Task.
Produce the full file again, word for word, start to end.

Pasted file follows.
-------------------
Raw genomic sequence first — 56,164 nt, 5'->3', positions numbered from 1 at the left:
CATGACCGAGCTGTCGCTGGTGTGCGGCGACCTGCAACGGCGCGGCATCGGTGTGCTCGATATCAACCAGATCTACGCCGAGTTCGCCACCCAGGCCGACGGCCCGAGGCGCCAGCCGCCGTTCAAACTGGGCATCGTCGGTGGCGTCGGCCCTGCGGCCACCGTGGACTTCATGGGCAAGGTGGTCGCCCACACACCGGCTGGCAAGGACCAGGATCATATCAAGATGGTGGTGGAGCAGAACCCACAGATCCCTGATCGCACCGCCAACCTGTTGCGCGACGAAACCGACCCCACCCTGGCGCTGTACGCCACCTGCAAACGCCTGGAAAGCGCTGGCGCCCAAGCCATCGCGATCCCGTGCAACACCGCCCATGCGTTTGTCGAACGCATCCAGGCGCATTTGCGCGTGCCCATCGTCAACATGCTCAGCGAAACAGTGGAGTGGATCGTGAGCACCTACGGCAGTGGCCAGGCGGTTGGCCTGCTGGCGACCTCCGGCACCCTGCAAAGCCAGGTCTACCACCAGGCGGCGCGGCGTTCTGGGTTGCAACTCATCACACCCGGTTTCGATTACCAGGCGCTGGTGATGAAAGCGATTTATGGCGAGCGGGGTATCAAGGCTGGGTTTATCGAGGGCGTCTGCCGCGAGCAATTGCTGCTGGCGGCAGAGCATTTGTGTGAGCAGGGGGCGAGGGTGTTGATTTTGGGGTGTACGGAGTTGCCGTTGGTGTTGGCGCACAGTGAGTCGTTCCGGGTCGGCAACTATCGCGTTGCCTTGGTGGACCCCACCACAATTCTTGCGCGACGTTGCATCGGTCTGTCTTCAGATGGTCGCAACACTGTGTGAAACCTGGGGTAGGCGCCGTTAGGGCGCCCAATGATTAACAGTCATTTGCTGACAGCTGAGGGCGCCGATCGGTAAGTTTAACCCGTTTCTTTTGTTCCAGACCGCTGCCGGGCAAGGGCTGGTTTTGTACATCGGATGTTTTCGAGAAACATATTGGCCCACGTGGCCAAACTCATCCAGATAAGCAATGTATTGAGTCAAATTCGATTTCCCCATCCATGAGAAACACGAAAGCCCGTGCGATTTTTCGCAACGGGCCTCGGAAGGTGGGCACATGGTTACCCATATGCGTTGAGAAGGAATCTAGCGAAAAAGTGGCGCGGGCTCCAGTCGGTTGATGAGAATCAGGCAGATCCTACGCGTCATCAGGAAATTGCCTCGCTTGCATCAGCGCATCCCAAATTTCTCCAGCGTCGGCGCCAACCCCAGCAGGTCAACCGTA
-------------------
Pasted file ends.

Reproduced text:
Raw genomic sequence first — 56,164 nt, 5'->3', positions numbered from 1 at the left:
CATGACCGAGCTGTCGCTGGTGTGCGGCGACCTGCAACGGCGCGGCATCGGTGTGCTCGATATCAACCAGATCTACGCCGAGTTCGCCACCCAGGCCGACGGCCCGAGGCGCCAGCCGCCGTTCAAACTGGGCATCGTCGGTGGCGTCGGCCCTGCGGCCACCGTGGACTTCATGGGCAAGGTGGTCGCCCACACACCGGCTGGCAAGGACCAGGATCATATCAAGATGGTGGTGGAGCAGAACCCACAGATCCCTGATCGCACCGCCAACCTGTTGCGCGACGAAACCGACCCCACCCTGGCGCTGTACGCCACCTGCAAACGCCTGGAAAGCGCTGGCGCCCAAGCCATCGCGATCCCGTGCAACACCGCCCATGCGTTTGTCGAACGCATCCAGGCGCATTTGCGCGTGCCCATCGTCAACATGCTCAGCGAAACAGTGGAGTGGATCGTGAGCACCTACGGCAGTGGCCAGGCGGTTGGCCTGCTGGCGACCTCCGGCACCCTGCAAAGCCAGGTCTACCACCAGGCGGCGCGGCGTTCTGGGTTGCAACTCATCACACCCGGTTTCGATTACCAGGCGCTGGTGATGAAAGCGATTTATGGCGAGCGGGGTATCAAGGCTGGGTTTATCGAGGGCGTCTGCCGCGAGCAATTGCTGCTGGCGGCAGAGCATTTGTGTGAGCAGGGGGCGAGGGTGTTGATTTTGGGGTGTACGGAGTTGCCGTTGGTGTTGGCGCACAGTGAGTCGTTCCGGGTCGGCAACTATCGCGTTGCCTTGGTGGACCCCACCACAATTCTTGCGCGACGTTGCATCGGTCTGTCTTCAGATGGTCGCAACACTGTGTGAAACCTGGGGTAGGCGCCGTTAGGGCGCCCAATGATTAACAGTCATTTGCTGACAGCTGAGGGCGCCGATCGGTAAGTTTAACCCGTTTCTTTTGTTCCAGACCGCTGCCGGGCAAGGGCTGGTTTTGTACATCGGATGTTTTCGAGAAACATATTGGCCCACGTGGCCAAACTCATCCAGATAAGCAATGTATTGAGTCAAATTCGATTTCCCCATCCATGAGAAACACGAAAGCCCGTGCGATTTTTCGCAACGGGCCTCGGAAGGTGGGCACATGGTTACCCATATGCGTTGAGAAGGAATCTAGCGAAAAAGTGGCGCGGGCTCCAGTCGGTTGATGAGAATCAGGCAGATCCTACGCGTCATCAGGAAATTGCCTCGCTTGCATCAGCGCATCCCAAATTTCTCCAGCGTCGGCGCCAACCCCAGCAGGTCAACCGTA